Five candidates face off for two city council seats in Tega Cay. Brian Carter, Adam Grabiec, Ron Kirby, Carmen Miller and Daniel Robert all participated in an Oct. 25 candidate forum hosted by the regional chamber of commerce. It’s online at the city’s webpage tegacaysc.org or on Youtube.
Rounding out election season are a host of decisions in smaller communities, uncontested races or non-election day votes. They include:
▪ In Rock Hill, Brent Faulkenberry defeated Hope Matthews for the city council Ward 2 seat by 19 votes on Oct. 17. Incumbents Derrick Lindsay in Ward 1 and Kevin Sutton in Ward 3 won uncontested races.
▪ York only has uncontested races. They are Mike Fuesser for mayor, Eddie Brown for city council Ward 2, Marion Ramsey for city council Ward 3 and Stephanie Jarrett for city council Ward 4.
▪ Bryan Jenkins and Bill Nance face off for mayor in McConnells. Uncontested town council candidates are Liz Christenberry, Bill Covington, Jim Hoban and James Sciba.
▪ Hickory Grove candidates, all in uncontested races, are Larry Earl for mayor and Ollie Bankhead, Kevin Faulkner, Harry James Good and Kyle Wyatt for four town council seats.
▪ Sharon has Nicole Perkins unopposed for mayor, and three candidates on the ballot with four town council seats open. Candidates are Herschel Brown, Jr., Ashley Glenn and Margarette Parrish.
▪ Smyrna has all uncontested races. Frances Faulkner for mayor, plus only three candidates for four open town council seats in Kimberly Linow, Amy Myott and Jessica Smith.
▪ Contested Lancaster County races include Iva Drakeford, Howard Mickle and Vincent Webb for two town council seats in Heath Springs and Loyd Fox, Kristen Setzer and Kyle Starnes for two town council seats in Van Wyck.
Uncontested races are Mike Dorman for mayor and Bobbie Faulkenberry, Michael Cook and Randy Seegars for three town council seats in Kershaw.
▪ Chester County candidates are Flora Barber and James Harris for mayor and Flora Barber, Nancy Beatty, Recorda Holmes, Albert Stewart, Jr. and Helen Ruth Williams in Richburg; Joseph Wilson for mayor and Cole Abell, Buddy Courtney, Valeria Erwin and Mitchell Lisenby for town council in Lowrys; Carlton Martin for mayor with Lee Ann Gaston and Angel Waits for town council in Fort Lawn.
This story was originally published October 30, 2023, 12:06 PM.
Cellphones banned from use in school in Rock Hill this year
ROCK HILL, S.C. — Rock Hill students who head back to school on Monday will no longer be able to use cellphones during school hours.Leaders made the change saying the phones have become a distraction from learning, but some parents and students told Channel 9′s Tina Terry this will create more problems and could even be dangerous.The policy says kids can have cellphones, but they just can’t pull them out and use them. One parent told Terry that kids need their phones for emergencies, so she thinks the policy i...
ROCK HILL, S.C. — Rock Hill students who head back to school on Monday will no longer be able to use cellphones during school hours.
Leaders made the change saying the phones have become a distraction from learning, but some parents and students told Channel 9′s Tina Terry this will create more problems and could even be dangerous.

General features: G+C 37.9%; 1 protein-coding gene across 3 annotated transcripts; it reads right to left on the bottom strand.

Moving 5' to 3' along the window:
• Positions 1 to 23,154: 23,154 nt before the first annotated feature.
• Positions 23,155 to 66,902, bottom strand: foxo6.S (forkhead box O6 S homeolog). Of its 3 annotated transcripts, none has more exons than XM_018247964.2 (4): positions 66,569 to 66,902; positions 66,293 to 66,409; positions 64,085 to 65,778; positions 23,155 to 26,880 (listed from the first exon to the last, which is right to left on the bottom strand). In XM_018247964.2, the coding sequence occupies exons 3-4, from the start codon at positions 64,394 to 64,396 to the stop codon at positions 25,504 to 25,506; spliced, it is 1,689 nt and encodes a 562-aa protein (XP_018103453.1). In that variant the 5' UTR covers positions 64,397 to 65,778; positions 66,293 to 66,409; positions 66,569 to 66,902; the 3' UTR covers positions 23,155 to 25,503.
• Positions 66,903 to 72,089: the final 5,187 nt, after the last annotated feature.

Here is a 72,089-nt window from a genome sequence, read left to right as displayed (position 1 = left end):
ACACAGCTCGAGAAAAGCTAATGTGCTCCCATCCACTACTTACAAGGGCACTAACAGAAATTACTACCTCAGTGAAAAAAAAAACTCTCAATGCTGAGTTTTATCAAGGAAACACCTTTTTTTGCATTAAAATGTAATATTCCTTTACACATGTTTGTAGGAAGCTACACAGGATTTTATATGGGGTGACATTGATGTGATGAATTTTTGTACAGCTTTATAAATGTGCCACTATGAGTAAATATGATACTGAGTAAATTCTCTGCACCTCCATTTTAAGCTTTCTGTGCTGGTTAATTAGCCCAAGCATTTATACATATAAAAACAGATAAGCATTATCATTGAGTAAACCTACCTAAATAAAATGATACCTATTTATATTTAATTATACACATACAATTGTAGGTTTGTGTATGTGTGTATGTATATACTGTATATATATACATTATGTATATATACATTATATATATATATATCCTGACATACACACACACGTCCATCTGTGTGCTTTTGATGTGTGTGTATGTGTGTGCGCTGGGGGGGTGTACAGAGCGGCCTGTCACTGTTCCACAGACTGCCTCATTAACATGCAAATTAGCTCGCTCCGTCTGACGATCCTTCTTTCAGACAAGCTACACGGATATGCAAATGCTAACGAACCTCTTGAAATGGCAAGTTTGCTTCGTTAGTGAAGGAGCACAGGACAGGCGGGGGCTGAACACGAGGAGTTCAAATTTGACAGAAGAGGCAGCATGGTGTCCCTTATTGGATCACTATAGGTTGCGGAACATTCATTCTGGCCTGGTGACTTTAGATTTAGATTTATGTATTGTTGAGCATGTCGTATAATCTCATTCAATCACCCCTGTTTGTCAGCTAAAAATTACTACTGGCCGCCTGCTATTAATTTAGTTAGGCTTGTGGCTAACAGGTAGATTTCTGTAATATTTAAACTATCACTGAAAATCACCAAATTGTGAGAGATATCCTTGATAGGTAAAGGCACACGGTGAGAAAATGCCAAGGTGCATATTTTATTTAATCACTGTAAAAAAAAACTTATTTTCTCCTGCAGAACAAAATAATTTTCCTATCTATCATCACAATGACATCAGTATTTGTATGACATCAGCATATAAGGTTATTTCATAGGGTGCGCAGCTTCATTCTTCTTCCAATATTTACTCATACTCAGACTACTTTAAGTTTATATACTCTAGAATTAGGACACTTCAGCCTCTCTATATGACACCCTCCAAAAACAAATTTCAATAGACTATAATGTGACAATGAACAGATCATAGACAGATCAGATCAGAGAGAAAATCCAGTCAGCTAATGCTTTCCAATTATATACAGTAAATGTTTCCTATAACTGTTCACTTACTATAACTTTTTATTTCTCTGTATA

The policy says kids can have cellphones, but they just can’t pull them out and use them. One parent told Terry that kids need their phones for emergencies, so she thinks the policy is a bad idea.
“Sometimes kids have bad days,” Rosie Jones said. “They’re not doing too well in school issues.”
Jones said she’s always a phone call or text away when it comes to her three children. But she said Rock Hill Schools is taking away her kids’ ability to communicate with her in an emergency.
“He might go in the bathroom and call me and say ‘mom I’m having issues,’” she said.
The district recently implemented a policy saying students have to turn phones off and put them away -- out of sight -- during school hours.
“We have an environment that is free of distractions, and the cellphones have become very big distractions on our campuses,” said Keith Wilks, the assistant superintendent of support services.
“It’s a modern-day tool now, and for you to try and take it out of school, it’s going to cause a whole lot of conflict,” Jones said.
But some parents agree with district leaders, saying the change will enhance learning.
“I think it’s a distraction,” said parent Ruth Harris. “I think that there are negative things happening on social media, and not having them out during the school day is a good idea.”
Channel 9 reached out to several local school districts to find out what their policies are on student cellphone use.
In Rowan County, the district leaves it up to the school to make the policy. There is none for Rowan-Salisbury Schools as a whole.
In Iredell County, the district says students attending Iredell-Statesville Schools must turn their phones off during instructional times unless authorized. Read more here.
In Union County, students can use their phones in class with limitations. Read more here.
In Mecklenburg County, students cannot use their phones in class. Read more here.
In Lancaster County, there is no specific policy on cellphones. The district leaves that up to the school’s discretion.
To view Rock Hill Schools’ complete policy and associated consequences, click here.
(WATCH BELOW: Rock Hill’s steps to fill teacher vacancies pays off)